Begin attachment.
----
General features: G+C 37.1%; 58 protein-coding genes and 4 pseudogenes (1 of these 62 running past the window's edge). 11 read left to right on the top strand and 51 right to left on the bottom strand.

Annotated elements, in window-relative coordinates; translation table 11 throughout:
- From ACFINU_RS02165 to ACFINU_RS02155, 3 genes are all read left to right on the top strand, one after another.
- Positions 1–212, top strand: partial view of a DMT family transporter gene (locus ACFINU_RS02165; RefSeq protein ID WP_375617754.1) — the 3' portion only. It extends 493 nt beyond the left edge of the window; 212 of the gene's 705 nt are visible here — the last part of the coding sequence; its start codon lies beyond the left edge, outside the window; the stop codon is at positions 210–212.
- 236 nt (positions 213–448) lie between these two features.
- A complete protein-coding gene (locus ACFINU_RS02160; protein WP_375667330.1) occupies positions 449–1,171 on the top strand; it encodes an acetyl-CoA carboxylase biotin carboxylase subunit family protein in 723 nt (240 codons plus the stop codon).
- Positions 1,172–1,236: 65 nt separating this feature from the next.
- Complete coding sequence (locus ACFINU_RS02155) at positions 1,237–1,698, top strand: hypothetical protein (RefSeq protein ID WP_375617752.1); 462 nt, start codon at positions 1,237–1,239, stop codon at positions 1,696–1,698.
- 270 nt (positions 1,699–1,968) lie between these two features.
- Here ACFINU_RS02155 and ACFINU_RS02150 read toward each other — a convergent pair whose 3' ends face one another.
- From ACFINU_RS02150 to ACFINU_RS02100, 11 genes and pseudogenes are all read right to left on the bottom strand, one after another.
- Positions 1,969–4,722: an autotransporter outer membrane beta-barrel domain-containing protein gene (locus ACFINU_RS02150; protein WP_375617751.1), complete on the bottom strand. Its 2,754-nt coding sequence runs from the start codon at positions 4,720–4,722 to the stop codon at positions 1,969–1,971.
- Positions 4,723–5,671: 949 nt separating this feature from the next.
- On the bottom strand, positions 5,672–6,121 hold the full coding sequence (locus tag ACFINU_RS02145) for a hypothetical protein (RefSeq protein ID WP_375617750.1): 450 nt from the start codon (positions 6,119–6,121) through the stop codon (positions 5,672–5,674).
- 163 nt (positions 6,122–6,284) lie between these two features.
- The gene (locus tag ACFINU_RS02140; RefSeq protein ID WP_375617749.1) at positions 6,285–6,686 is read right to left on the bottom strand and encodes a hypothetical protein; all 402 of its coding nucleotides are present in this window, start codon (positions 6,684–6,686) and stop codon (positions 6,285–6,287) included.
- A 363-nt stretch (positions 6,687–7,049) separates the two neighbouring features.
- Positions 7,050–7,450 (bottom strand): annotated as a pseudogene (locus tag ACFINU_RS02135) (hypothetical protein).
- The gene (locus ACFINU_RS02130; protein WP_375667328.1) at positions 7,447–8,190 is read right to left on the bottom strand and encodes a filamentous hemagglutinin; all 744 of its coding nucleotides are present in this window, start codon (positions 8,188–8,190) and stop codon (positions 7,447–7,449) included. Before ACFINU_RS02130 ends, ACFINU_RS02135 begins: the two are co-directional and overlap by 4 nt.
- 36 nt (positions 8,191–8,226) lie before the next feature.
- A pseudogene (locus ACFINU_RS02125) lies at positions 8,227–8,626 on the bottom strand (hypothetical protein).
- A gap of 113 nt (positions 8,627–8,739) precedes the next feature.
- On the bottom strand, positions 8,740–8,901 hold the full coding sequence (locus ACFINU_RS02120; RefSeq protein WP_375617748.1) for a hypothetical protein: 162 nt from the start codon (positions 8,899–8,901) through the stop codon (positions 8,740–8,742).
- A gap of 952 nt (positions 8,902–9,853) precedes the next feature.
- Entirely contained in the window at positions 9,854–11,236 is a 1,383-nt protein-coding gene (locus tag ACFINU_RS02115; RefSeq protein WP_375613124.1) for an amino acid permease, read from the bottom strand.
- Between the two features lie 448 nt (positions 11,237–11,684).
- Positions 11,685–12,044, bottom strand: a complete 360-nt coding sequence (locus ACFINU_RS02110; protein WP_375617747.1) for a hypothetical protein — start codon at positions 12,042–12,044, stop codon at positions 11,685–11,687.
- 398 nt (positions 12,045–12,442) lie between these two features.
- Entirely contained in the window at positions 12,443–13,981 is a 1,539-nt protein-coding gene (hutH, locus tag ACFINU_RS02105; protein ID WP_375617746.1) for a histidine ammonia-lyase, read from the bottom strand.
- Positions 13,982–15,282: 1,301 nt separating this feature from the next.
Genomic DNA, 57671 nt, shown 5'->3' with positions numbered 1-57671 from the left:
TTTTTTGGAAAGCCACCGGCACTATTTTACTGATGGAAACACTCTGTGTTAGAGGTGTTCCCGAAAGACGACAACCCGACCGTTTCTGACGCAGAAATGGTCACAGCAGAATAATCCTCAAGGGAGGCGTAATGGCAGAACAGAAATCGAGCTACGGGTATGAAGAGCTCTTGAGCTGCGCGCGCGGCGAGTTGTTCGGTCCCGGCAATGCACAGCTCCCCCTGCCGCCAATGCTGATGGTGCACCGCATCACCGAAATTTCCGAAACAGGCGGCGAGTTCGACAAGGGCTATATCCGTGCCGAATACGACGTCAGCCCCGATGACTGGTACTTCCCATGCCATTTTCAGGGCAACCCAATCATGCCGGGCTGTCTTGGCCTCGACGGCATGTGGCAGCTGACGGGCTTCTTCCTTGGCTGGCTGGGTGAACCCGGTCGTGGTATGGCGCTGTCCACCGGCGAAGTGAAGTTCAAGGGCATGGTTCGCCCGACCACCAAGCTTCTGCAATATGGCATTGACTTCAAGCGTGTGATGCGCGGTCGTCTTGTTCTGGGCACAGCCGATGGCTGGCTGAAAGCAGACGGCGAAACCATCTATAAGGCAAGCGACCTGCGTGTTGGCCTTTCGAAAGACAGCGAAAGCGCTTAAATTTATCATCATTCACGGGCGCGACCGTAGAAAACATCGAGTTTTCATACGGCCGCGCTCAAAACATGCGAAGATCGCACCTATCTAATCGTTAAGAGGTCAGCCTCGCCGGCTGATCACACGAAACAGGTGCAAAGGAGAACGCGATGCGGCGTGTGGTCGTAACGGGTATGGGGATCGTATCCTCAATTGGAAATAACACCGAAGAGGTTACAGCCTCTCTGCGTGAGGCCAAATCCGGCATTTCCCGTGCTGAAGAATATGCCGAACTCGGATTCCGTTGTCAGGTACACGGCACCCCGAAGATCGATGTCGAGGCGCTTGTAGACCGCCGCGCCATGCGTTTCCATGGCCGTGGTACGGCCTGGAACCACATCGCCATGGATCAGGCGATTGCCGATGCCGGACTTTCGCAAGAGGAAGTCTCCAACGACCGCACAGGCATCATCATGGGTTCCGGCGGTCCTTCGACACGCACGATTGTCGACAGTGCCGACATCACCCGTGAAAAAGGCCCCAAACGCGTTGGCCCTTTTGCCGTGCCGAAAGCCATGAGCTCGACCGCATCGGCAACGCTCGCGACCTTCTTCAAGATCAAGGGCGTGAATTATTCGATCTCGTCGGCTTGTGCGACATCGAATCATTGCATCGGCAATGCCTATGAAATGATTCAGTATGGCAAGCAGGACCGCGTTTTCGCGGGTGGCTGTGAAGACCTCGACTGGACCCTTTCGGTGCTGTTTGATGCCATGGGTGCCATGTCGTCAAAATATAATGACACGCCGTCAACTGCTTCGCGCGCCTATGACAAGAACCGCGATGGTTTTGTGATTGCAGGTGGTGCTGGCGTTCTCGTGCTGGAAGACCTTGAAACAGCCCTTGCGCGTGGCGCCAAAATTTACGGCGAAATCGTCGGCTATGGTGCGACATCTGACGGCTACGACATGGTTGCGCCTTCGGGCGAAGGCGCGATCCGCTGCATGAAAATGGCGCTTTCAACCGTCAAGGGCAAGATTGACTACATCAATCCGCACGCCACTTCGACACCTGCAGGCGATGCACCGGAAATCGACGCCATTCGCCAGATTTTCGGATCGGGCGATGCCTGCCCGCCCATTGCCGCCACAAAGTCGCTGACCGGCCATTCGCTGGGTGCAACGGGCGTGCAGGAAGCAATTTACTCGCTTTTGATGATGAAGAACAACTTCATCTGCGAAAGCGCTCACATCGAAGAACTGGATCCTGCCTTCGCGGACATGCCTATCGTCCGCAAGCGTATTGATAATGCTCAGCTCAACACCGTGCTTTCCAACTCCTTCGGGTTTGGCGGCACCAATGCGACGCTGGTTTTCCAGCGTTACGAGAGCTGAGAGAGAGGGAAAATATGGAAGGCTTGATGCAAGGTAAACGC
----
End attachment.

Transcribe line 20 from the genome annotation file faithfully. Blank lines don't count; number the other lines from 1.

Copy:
- 36 nt (positions 8,191–8,226) lie before the next feature.